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Volume 68, Isssue 106, Friday, February 28, 2003


Students may be punished for epoxy scare

By Geronimo Rodriguez
The Daily Cougar

Ten UH architecture students, including one who phoned the 911 emergency dispatch Thursday after experiencing a rash and shortness of breath, could be punished for misusing an epoxy compound.

A hazardous materials truck arrived with a fire engine in response to a 911 call a student made after experiencing a rash and shortness of breath. 

Pin Lim/The Daily Cougar

Two students were mixing epoxy, a glue which emits strong and sometimes harmful fumes while drying, when they began to break out with a poison ivy-like rash on their forearms, said Bob Schneller, UH executive director of safety and risk management.

At approximately 11:30 a.m., before a Houston firefighter and hazardous materials crews arrived at the site, Schneller said the architecture buildingis fourth floor was evacuated. While tests were conducted to determine the toxicity of the fumes, the rest of the building was fully accessible to students.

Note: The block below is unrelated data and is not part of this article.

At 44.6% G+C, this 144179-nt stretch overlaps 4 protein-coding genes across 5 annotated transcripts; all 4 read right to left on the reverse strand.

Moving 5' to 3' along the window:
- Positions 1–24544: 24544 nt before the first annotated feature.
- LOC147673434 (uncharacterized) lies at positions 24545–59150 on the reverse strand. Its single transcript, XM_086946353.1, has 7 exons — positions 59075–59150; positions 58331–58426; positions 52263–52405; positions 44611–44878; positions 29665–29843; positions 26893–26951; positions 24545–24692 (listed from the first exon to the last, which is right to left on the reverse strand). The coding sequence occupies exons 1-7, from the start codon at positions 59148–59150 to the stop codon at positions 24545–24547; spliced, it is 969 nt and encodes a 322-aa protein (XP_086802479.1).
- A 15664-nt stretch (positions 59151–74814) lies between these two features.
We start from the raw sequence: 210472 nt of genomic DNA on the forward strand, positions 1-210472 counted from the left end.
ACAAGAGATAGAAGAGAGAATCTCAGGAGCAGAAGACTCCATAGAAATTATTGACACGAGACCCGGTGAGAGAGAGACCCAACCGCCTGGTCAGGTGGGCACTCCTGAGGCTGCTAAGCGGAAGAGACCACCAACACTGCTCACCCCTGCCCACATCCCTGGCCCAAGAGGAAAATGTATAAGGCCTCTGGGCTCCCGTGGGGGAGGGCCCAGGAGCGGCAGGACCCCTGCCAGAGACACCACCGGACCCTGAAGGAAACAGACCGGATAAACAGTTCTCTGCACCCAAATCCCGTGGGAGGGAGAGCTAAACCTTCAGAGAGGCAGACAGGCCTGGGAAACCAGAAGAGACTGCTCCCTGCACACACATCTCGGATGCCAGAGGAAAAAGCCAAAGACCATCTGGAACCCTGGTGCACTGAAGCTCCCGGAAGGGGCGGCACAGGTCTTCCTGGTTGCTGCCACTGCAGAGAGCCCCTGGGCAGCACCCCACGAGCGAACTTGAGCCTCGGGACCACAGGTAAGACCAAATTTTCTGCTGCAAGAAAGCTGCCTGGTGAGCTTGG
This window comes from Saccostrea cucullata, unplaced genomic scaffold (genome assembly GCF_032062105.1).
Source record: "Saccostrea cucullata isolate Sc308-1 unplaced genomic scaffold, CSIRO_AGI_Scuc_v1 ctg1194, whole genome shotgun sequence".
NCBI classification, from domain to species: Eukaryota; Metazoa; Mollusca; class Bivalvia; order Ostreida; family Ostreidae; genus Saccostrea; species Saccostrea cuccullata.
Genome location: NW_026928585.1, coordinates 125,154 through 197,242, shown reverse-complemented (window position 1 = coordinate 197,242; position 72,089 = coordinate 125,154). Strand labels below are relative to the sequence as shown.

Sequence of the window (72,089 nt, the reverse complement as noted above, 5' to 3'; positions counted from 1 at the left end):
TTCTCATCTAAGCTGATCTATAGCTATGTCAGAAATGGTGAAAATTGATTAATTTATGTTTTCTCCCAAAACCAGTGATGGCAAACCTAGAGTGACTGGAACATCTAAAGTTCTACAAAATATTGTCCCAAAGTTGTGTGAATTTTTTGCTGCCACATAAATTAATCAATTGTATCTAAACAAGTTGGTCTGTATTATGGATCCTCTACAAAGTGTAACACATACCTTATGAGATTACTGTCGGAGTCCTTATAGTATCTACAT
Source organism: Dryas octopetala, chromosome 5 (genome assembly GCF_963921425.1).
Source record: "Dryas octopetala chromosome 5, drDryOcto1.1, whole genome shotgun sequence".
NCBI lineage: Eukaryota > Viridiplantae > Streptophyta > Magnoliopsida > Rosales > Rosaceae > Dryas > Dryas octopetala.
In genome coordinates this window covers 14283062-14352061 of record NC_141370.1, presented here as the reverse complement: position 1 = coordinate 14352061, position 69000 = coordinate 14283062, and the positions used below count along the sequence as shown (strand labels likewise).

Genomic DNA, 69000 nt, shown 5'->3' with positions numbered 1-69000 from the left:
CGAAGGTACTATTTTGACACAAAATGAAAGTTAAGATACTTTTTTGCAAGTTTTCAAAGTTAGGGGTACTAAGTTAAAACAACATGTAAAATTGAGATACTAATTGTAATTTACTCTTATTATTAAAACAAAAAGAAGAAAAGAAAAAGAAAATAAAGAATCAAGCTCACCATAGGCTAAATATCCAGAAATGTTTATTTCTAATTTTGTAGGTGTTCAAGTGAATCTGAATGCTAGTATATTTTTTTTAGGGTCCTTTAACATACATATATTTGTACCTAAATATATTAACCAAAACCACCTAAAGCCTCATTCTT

Joe Mashburn, dean of architecture, said the incident could have been handled appropriately without external aid. He also said students, who were working on an architectural project, should not have been in the building using the epoxy in such a way.

"We have a policy that forbids those chemicals to be mixed like that in the studios, building or even around the building for fear that the fumes would make their way into the air-conditioning system," Mashburn said.

When asked whether professor Peter Zweig and his students would be punished for not adhering to policy, Mashburn said it is yet to be determined.

At 12:55 p.m., save for the fume-filled studio, officials indicated that the building was safe.

The remains of the epoxy compound and project were taken away by Scheller and placed in the campusi hazardous material storage building until the fumes dissipate, Scheller said.

Mashburn said the studentsi names were not being withheld, but he did not know them. When asked about the situation while the fourth floor studio was being "aired out," students involved with the incident refused to comment on the situation.

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